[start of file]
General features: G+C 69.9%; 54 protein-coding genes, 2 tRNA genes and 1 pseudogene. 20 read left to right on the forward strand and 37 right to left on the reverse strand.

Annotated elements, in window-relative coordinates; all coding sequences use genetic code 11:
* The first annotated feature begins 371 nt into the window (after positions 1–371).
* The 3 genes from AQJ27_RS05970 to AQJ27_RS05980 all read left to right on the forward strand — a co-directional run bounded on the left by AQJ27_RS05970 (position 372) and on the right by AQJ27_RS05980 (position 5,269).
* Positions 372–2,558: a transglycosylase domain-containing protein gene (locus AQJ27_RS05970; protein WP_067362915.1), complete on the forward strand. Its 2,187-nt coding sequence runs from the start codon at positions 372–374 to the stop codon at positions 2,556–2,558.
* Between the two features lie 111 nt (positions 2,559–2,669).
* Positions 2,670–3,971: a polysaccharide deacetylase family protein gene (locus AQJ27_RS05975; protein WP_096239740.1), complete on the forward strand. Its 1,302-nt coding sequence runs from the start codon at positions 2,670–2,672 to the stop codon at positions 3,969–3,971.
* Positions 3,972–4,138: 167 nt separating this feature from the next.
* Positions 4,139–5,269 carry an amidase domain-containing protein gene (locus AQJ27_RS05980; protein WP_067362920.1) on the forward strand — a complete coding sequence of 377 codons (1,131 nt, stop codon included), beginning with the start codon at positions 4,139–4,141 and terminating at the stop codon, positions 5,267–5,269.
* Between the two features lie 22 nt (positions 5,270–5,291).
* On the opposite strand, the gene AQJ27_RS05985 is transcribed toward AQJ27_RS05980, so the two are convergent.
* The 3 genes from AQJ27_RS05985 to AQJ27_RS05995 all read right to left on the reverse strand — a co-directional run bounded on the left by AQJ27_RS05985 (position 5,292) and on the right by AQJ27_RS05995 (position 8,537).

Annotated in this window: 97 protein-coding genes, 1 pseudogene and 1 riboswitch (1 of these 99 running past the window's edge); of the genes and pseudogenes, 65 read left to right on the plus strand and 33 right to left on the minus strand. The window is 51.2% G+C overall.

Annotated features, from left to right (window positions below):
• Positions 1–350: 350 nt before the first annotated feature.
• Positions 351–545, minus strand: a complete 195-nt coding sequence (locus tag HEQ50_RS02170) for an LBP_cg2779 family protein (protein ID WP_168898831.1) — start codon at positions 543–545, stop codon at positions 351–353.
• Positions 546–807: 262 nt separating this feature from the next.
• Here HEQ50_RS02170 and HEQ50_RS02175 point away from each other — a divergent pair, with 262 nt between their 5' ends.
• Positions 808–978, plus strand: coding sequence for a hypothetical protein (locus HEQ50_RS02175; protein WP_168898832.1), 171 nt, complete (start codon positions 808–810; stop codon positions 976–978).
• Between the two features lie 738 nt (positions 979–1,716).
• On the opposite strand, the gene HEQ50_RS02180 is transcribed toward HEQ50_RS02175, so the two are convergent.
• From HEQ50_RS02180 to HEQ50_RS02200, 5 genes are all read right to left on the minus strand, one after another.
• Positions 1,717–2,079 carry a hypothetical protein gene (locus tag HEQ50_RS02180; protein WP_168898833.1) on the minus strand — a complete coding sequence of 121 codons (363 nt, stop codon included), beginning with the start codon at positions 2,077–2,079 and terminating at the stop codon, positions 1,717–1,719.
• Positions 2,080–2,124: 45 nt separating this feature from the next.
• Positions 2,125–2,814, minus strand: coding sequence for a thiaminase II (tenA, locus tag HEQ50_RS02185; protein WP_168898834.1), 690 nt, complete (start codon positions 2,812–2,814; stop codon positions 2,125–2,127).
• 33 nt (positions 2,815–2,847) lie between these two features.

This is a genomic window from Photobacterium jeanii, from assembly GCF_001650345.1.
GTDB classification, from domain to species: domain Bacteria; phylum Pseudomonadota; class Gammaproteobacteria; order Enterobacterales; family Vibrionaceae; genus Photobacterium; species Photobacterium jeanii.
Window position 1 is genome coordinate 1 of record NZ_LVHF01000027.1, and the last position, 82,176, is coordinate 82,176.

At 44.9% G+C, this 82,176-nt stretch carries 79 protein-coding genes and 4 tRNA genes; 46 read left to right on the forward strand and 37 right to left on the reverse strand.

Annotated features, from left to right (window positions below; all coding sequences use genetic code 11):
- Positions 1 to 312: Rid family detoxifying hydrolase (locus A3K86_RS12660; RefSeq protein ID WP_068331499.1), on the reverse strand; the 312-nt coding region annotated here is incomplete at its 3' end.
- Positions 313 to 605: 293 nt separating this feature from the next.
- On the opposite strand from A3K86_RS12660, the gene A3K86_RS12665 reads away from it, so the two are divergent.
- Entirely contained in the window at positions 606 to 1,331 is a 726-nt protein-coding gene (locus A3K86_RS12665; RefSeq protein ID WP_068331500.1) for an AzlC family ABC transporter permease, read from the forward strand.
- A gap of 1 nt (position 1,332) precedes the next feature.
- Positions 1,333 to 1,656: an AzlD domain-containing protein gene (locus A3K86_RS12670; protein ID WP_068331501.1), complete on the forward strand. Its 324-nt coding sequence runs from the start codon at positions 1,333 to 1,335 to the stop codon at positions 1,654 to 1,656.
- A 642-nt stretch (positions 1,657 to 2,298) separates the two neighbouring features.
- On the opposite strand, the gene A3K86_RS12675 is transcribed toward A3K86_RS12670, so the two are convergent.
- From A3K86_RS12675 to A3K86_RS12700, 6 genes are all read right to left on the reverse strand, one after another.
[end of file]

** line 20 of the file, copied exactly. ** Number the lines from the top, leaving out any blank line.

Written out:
• Between the two features lie 738 nt (positions 979–1,716).